Dubai allows crew changes to resume in all ports and anchorage areas

The UAE was one of 13 countries that agreed to facilitate crew changes and achieve key worker designation for seafarers during a recent summit

General view of a stock yard of DP World's fully automated Terminal 2 at Jebel Ali Port in Dubai, United Arab Emirates, December 27, 2018. Picture taken December 27, 2018. REUTERS/ Hamad I Mohammed
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Dubai will allow changes of crew to resume across all of the emirate's ports and anchorage areas after the coronavirus crisis temporarily blocked vessels from docking at UAE ports.

The resumption is being allowed on the condition that vessels comply with Covid-19 guidelines and requirements set by the Dubai Health Authority (DHA), the Dubai Maritime City Authority (DMCA) said in a statement on Thursday.

"We will set clear and strict guidelines to govern the change in marine crew members, in a manner that is consistent with the requirements of the Dubai Health Authority and the emirate's Covid-19 precautionary measures," Mohammad Al Bastaki, director of the marine anchorage operations department at DMCA, said.
The move comes after 13 countries, including the UAE, pledged to facilitate crew changes and achieve key worker designation for seafarers during a summit hosted by the UK on July 9.

The commitment was signed by Denmark, France, Germany, Greece, Indonesia, Netherlands, Norway, Philippines, Saudi Arabia, Singapore, the UAE, UK and the US.

Since the start of the Covid-19 outbreak, travel restrictions and border closures imposed by governments around the world have caused major hurdles to crew changes, leaving hundreds of thousands of seafarers stranded onboard ships or unable to join vessels.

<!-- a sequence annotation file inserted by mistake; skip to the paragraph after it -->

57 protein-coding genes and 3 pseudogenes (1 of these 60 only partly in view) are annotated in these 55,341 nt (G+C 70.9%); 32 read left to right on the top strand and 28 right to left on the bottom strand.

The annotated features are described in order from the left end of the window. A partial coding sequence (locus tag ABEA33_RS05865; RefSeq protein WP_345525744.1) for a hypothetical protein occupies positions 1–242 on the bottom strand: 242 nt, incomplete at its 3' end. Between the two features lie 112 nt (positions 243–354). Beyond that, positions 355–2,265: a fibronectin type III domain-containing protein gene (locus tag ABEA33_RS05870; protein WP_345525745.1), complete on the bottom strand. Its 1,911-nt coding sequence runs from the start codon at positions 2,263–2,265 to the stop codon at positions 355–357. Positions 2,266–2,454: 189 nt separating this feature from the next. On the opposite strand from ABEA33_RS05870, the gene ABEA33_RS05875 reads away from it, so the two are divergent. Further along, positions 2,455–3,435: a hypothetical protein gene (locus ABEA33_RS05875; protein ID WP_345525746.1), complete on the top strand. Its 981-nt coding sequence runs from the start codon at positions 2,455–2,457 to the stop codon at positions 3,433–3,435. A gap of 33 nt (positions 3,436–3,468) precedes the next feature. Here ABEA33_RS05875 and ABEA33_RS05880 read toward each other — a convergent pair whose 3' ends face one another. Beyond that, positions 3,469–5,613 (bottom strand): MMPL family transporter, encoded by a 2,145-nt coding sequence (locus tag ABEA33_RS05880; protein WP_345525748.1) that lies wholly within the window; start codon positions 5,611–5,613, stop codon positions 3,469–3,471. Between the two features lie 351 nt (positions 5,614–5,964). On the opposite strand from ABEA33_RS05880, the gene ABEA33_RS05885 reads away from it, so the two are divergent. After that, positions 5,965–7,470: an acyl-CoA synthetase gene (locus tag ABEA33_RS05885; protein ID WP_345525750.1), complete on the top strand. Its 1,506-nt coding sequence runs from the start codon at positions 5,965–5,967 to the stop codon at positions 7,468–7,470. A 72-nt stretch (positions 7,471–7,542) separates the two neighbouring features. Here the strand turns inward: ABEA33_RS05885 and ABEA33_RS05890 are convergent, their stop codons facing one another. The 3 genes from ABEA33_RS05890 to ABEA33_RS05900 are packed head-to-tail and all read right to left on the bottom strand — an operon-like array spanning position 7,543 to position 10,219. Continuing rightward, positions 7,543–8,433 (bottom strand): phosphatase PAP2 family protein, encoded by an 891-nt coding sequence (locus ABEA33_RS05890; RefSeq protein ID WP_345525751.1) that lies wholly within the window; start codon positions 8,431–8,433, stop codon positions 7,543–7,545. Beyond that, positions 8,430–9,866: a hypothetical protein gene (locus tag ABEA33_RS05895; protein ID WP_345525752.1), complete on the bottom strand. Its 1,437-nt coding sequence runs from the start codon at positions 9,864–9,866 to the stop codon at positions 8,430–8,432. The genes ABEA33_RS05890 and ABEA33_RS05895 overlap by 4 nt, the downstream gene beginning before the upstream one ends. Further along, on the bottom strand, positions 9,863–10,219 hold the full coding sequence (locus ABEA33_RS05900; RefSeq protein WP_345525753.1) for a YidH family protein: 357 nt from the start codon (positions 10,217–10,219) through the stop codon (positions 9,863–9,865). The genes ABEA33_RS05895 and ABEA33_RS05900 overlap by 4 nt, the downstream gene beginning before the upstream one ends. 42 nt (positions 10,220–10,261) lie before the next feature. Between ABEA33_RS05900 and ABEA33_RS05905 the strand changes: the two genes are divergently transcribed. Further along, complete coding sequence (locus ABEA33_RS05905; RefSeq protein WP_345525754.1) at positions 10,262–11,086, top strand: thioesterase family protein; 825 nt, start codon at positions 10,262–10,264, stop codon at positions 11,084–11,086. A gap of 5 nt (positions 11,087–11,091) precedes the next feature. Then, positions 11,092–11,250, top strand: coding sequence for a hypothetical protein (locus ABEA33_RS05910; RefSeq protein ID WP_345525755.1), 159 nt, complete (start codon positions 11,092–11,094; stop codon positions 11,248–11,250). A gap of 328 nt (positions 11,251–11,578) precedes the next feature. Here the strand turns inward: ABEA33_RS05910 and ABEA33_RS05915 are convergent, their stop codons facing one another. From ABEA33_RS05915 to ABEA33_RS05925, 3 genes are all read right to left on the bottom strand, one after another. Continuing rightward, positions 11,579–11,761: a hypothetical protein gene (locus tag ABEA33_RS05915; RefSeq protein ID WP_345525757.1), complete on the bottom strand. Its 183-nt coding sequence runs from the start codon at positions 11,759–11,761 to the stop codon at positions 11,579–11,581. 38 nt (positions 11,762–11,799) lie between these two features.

The International Maritime Organisation (IMO) estimates that at least 200,000 seafarers worldwide are stranded on ships and require immediate repatriation, and a similar number urgently need to join ships to replace them.

This growing humanitarian dilemma has led to additional concerns that seafarer fatigue and mental health issues may lead to serious maritime accidents, the IMO said. There are also concerns about the continuity of the global supply chain.

"It is time to act for seafarers," IMO secretary-general Kitack Lim said in a statement on July 9. "Safe ship operations and crew well-being should not be compromised. The humanitarian crisis seafarers face has implications for all of us, for the world economy and for the safety of life at sea and the environment."

Dubai's move to allow the change of ship crew members in ports and anchorage areas within its territorial waters follows the completion of a national disinfection programme.

All agents are required to co-ordinate with the DMCA and other relevant UAE authorities to ensure the quick processing of crew transfers from ships to airports and vice versa, the DMCA said.

"All agents are urged to undergo the required medical examinations in compliance with the preventive procedures and guidelines for the Covid-19 virus to preserve the health and safety of both ship crew and relevant personnel," the DMCA said.

The move comes after the DMCA issued a resolution directing the resumption of maritime operations across Dubai's anchorage areas, which is aimed at allowing ships located in the emirate's territorial waters to have access to a diverse range of services, including maintenance and repair, subject to obtaining the proper permits from the DMCA and other relevant authorities.

Dubai also opened its airport to international tourists on July 7 as it sought to revive its vital tourism sector after more than four months of closure to curb the spread of the virus.